I am American, I love my country, but I want my parents American Dream supported and not pulled out from under their feet. I'm a child of immigrant parents, they worked hard, I work hard -- Can we get the dream back?  

Sunday, May 12, 2013

Italian American Mother Series - Making Nutella Cupcakes

In honor of Mother's Day, we invited the Italian American Girl readers to submit their favorite story about their Italian -Italian American mother.  Here are a few of the most touching stories. 

By Ann Minard

I love cupcakes and I think this goes back to my childhood and the horrible lack of cupcake goodness throughout most of  it. Growing up in a First Generation Italian home cupcakes were not really my Mom's forte: why make silly old cupcakes when you can make homemade Cannoli, Biscotti, and French Candies? But I always had a deep longing for those oh so simple yet oh so good  All-American cupcakes, and here's why: 1) The size, you get your very own cake! 2) They are portable each having their own carrying case. 3) They are so adorable! 4) Easy to serve, no cutting. 5)Fun to decorate making each and everyone unique if you desire to do so. I guess these All-American treats are a lot like us as Americans: Carefree, Individual, and quite Adorable!

I do have to confess though that my Mom did give in and made me chocolate cupcakes for my 10th birthday, as you can see in the photo below. Although I am sure the very idea of making cupcakes seemed rather silly to such an experienced baker and pastry maker, she could whip out 100 homemade cannoli shells in an afternoon and made 100's of homemade candies and cookies every Christmas, my Mom humbled herself and baked me regular old chocolate cupcakes.

And many years later I finally understood my mother's struggle to give in to such a simple request  when on my daughter's birthday I asked her what "special foods" I could make her for her birthday meal and she all too quickly responded, "Frozen tater-tots and pop-tarts!"

 Nutella Cupcakes Recipe

This recipe is a nod to my Italian American roots: Hershey Cupcakes with Nutella frosting!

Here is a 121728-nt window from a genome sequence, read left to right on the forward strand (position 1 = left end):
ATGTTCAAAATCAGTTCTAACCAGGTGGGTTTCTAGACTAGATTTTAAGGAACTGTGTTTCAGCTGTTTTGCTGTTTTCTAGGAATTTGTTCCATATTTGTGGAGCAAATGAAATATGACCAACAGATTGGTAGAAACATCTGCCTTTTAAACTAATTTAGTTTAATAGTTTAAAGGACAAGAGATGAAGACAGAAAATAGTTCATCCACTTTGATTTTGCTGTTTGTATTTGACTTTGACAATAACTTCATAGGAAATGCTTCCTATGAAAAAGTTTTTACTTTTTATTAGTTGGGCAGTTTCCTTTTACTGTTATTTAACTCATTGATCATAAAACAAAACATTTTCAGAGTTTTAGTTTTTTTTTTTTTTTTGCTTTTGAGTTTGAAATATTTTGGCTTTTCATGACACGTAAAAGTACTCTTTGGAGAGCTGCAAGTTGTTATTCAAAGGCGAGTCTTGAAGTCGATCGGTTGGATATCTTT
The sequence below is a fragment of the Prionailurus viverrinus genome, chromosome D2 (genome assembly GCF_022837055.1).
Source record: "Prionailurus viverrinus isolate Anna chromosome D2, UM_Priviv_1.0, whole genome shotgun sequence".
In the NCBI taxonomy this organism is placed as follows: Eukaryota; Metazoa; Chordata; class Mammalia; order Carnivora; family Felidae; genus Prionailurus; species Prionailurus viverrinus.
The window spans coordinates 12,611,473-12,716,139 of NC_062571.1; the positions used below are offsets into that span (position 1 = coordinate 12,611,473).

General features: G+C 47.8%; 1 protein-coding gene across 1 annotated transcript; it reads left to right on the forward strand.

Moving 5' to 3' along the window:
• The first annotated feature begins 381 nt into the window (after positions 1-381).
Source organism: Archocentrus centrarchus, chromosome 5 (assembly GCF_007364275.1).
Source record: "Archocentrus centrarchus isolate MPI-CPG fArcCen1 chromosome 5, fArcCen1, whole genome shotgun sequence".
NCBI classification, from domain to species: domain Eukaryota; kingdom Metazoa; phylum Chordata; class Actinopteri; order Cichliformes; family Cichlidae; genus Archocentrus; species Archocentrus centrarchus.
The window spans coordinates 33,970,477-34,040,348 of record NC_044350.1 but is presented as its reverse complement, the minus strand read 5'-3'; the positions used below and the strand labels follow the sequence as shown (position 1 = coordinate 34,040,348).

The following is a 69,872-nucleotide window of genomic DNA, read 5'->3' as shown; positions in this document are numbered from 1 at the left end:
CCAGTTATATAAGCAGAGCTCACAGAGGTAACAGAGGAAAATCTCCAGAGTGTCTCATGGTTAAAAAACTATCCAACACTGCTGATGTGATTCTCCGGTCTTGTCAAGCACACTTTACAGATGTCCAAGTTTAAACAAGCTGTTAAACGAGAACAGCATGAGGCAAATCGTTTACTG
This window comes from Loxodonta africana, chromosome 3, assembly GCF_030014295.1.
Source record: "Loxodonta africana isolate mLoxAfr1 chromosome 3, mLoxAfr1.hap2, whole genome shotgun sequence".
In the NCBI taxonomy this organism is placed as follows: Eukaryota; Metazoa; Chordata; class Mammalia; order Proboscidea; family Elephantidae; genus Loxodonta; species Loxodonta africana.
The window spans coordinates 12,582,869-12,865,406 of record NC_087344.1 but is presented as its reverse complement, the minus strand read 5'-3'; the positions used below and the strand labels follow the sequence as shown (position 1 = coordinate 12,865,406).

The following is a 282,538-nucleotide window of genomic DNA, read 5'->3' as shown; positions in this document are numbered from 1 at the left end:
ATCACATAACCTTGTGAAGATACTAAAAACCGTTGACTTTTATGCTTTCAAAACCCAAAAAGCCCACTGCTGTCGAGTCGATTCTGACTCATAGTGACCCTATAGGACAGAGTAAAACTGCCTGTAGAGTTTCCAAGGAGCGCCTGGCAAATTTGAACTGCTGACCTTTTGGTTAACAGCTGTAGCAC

2 cups sugar
1 3/4 cups all purpose flour
3/4 cup Hershey's cocoa powder (This is the recipe on the back of the box.)
1 1/2 teaspoons baking powder
1 1/2 teaspoons baking soda
1 teaspoon salt
2 eggs
1 cup milk
1/2 cup oil or 1 stick butter melted
2 teaspoons vanilla extract
1 cup boiling water
Frosting: 1 small  jar Nutella

Line 2 cupcake trays with cupcake liners and spray each with some vegetable spray.
Heat oven to 350.
Mix all the dry ingredients together, including the sugar.
Add the milk, eggs, vanilla, and butter and mix for 2 minutes on low with a mixer.
Add the boiling water and stir just until combined.
Using a 1/4 cup measuring cup or ice-cream scoop fill each cup 2/3 full with the batter.
Bake for 22-25 minutes. Cool trays on racks for 5 minutes. Run a knife around edges if any seem to be stuck to the pan.
Flip over on to rack, bang bottom and release onto tray, flip each cupcake over and cool completely.
Frost with Nutella!

Note: This recipe make about 30 cupcakes but I find that if you let the batter sit and wait for the first batch to bake and cool they do not bake as well so I usually just make 24 using my 2 (1 dozen) trays at once on the same oven rack and throw out the rest.
Leave these cupcakes out on a counter and covered as they do not refrigerate well.

*Permission to use photos by Ann Minard

Sunday, December 9, 2012

Introducing our New Italian American Girl T-Shirt With Our New Design!

I'm really excited to announce we just updated our site and also redesigned our new Italian American Girl T-Shirts to match our new logo!  I absolutely love the design and could not be happier with the quality! You can purchase the T-Shirts here:

Thank you everyone for your support!

Baci- xoxo 

Sunday, October 21, 2012

Italian American Girl Goes To Rider University - All about Media & Writing